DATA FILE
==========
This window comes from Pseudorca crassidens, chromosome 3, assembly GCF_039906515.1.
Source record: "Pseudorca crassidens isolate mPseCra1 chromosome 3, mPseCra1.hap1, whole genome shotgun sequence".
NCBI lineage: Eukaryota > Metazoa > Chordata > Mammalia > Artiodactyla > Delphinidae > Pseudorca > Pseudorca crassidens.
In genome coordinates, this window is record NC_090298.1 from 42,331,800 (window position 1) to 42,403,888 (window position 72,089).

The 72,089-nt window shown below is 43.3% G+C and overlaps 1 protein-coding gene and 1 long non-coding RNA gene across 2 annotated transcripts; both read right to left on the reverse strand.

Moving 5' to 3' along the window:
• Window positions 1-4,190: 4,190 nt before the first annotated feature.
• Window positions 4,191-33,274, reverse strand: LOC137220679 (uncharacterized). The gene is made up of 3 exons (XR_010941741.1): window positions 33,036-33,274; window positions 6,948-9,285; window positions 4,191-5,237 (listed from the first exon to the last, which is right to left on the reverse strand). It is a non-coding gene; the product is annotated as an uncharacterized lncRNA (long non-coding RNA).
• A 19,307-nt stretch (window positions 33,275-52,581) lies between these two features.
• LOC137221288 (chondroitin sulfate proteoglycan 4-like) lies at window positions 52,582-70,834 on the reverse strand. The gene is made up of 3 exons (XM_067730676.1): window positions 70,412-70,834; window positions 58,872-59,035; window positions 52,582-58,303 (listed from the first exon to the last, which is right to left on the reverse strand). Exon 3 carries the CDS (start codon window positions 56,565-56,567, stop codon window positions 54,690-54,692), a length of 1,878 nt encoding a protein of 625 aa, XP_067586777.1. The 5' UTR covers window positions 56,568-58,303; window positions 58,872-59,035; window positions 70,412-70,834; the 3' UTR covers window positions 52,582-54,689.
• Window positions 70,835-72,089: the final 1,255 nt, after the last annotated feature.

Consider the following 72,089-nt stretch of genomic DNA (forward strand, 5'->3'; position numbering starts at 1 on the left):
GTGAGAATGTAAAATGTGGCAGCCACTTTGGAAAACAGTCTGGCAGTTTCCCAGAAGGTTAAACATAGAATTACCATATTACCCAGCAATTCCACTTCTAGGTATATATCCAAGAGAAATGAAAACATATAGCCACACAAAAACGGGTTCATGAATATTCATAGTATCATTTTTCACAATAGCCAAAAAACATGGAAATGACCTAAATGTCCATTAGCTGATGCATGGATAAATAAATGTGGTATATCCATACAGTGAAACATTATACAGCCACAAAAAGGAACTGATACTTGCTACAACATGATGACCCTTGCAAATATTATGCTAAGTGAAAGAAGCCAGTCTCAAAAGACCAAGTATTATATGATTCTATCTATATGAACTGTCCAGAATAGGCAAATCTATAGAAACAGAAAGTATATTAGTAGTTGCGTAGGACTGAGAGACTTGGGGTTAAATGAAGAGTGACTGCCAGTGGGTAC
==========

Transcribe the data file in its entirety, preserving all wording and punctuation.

This window comes from Pseudorca crassidens, chromosome 3, assembly GCF_039906515.1.
Source record: "Pseudorca crassidens isolate mPseCra1 chromosome 3, mPseCra1.hap1, whole genome shotgun sequence".
NCBI lineage: Eukaryota > Metazoa > Chordata > Mammalia > Artiodactyla > Delphinidae > Pseudorca > Pseudorca crassidens.
In genome coordinates, this window is record NC_090298.1 from 42,331,800 (window position 1) to 42,403,888 (window position 72,089).

The 72,089-nt window shown below is 43.3% G+C and overlaps 1 protein-coding gene and 1 long non-coding RNA gene across 2 annotated transcripts; both read right to left on the reverse strand.

Moving 5' to 3' along the window:
• Window positions 1-4,190: 4,190 nt before the first annotated feature.
• Window positions 4,191-33,274, reverse strand: LOC137220679 (uncharacterized). The gene is made up of 3 exons (XR_010941741.1): window positions 33,036-33,274; window positions 6,948-9,285; window positions 4,191-5,237 (listed from the first exon to the last, which is right to left on the reverse strand). It is a non-coding gene; the product is annotated as an uncharacterized lncRNA (long non-coding RNA).
• A 19,307-nt stretch (window positions 33,275-52,581) lies between these two features.
• LOC137221288 (chondroitin sulfate proteoglycan 4-like) lies at window positions 52,582-70,834 on the reverse strand. The gene is made up of 3 exons (XM_067730676.1): window positions 70,412-70,834; window positions 58,872-59,035; window positions 52,582-58,303 (listed from the first exon to the last, which is right to left on the reverse strand). Exon 3 carries the CDS (start codon window positions 56,565-56,567, stop codon window positions 54,690-54,692), a length of 1,878 nt encoding a protein of 625 aa, XP_067586777.1. The 5' UTR covers window positions 56,568-58,303; window positions 58,872-59,035; window positions 70,412-70,834; the 3' UTR covers window positions 52,582-54,689.
• Window positions 70,835-72,089: the final 1,255 nt, after the last annotated feature.

Consider the following 72,089-nt stretch of genomic DNA (forward strand, 5'->3'; position numbering starts at 1 on the left):
GTGAGAATGTAAAATGTGGCAGCCACTTTGGAAAACAGTCTGGCAGTTTCCCAGAAGGTTAAACATAGAATTACCATATTACCCAGCAATTCCACTTCTAGGTATATATCCAAGAGAAATGAAAACATATAGCCACACAAAAACGGGTTCATGAATATTCATAGTATCATTTTTCACAATAGCCAAAAAACATGGAAATGACCTAAATGTCCATTAGCTGATGCATGGATAAATAAATGTGGTATATCCATACAGTGAAACATTATACAGCCACAAAAAGGAACTGATACTTGCTACAACATGATGACCCTTGCAAATATTATGCTAAGTGAAAGAAGCCAGTCTCAAAAGACCAAGTATTATATGATTCTATCTATATGAACTGTCCAGAATAGGCAAATCTATAGAAACAGAAAGTATATTAGTAGTTGCGTAGGACTGAGAGACTTGGGGTTAAATGAAGAGTGACTGCCAGTGGGTAC